In the structure shown in FIG. 5, inorganic EL elements using an inorganic electroluminescent material, e.g., Zn:Mn, is formed on one major surface of a ceramic substrate 21. In order to connect the inorganic EL elements with drivers 27 integrally formed on the other surface of the ceramic substrate 21, interconnections that are connected to the inorganic EL elements on one side and to the drivers 27 on the other side are formed to extend through the ceramic substrate 21. This realizes integration of the inorganic EL elements and the drivers.
The structure shown in FIG. 5 is manufactured in the following manner.
As the inorganic EL elements of this EL display device, first electrodes 22 are formed on one major surface of the ceramic substrate 21, and subsequently an insulating layer 23, an inorganic emission layer 24, an insulating layer 25, and second electrodes 26 are sequentially formed.
Since emitted light is output to the second electrodes 26 side, transparent electrodes are used as the second electrodes 26. The material that forms the inorganic EL elements has high heat resistance. After the inorganic emission layer 24 is formed, the transparent second electrodes 26 are formed in accordance with ordinary sputtering.
Whereas the material that forms the inorganic EL elements has high heat resistance, the material of the organic EL elements lacks heat resistance. The difference in heat resistance of the material is one factor that has interfered with integration of the organic EL elements and their drivers.
Although the structure shown in FIG. 5 and the structure according to the present invention are similar in terms of integration, they are completely different in that this integration is enabled for organic EL elements in the present invention.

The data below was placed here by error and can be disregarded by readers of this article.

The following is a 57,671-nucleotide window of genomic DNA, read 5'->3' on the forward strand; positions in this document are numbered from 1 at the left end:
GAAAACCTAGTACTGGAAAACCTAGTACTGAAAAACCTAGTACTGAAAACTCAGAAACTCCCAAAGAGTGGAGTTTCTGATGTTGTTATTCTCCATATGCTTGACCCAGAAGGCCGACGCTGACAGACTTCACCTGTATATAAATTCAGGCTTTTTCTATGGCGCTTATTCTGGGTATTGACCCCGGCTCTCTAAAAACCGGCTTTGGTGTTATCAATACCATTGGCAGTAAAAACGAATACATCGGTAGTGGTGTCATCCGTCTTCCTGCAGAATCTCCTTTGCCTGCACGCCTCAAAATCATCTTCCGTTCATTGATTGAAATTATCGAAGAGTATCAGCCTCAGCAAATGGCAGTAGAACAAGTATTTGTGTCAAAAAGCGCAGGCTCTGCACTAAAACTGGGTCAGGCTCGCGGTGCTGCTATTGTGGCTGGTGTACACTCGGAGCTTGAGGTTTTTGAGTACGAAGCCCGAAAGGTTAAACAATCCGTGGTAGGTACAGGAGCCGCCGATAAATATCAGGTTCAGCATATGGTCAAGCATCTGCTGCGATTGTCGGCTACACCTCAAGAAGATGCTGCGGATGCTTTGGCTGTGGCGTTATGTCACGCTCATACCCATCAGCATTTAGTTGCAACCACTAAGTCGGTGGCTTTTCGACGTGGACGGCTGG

An inorganic EL element and an organic EL element have different emission mechanisms. Accordingly, whereas the inorganic EL element requires a drive voltage equal to or higher than 100 V, the organic EL element can be driven with a voltage of equal to or lower than 10 V. The reason the inorganic EL element requires a high drive voltage is that, unlike in the organic EL element, the inorganic EL element is not excited by recombination, but electrons collide against luminescent centers by electric field acceleration to emit light. The organic EL element has gained interest in terms of this drive voltage as well. However, the material of the organic EL element lacks heat resistance, as described above, and is conventionally difficult to integrate the organic EL element with the driver.
The temperature must be maintained to be equal to or lower than 80° C. throughout the entire process of the manufacture of the organic EL element, which is a very large limitation. For this reason, although the various advantages of integration, e.g., down-sizing, weight reduction, and cost reduction, are sufficiently recognized, conventionally, the structure as an EL display device is barely realized by using a polymer having comparatively high heat resistance among the organic EL element materials and forming an ITO film in accordance with RF magnetron sputtering by limiting the condition, as in the examples shown in FIGS. 3 and 4. When a polymer is compared with a low molecule-based organic EL element material widely used as the organic EL element material, although its heat resistance is better, it is not suited for vacuum deposition that can achieve good film formation, and it can only be applied to spin coating and the like.
Attempts have been constantly made to form a transparent electrode at low temperatures. A typical prior art related to this is the technique described in Japanese Unexamined Patent Publication No. 9-71860.
This technique is mainly based on the need for formation of an ITO electrode on a plastic substrate at a low temperature, and provides an improvement over the sputtering target. A target manufactured by mixing indium oxide and zinc oxide in an oxide of an element having a valance equal to or larger than +3 as needed, molding and sintering the mixture, and annealing the sintered body, and a method of manufacturing the same are known. As a practical example of the manufacture of a target, for example, a case is reported wherein film formation is performed under the conditions shown in Table 1 by using a target manufactured by mixing 254 g of In2O3 having a purity of 99.99% and an average particle diameter of 1 μm, 40 g of zinc oxide powder having a purity of 99.99% and an average particle diameter of 1 μm, and 6 g of titanium oxide powder having a purity of 99.99% and an average particle diameter of 1 μm.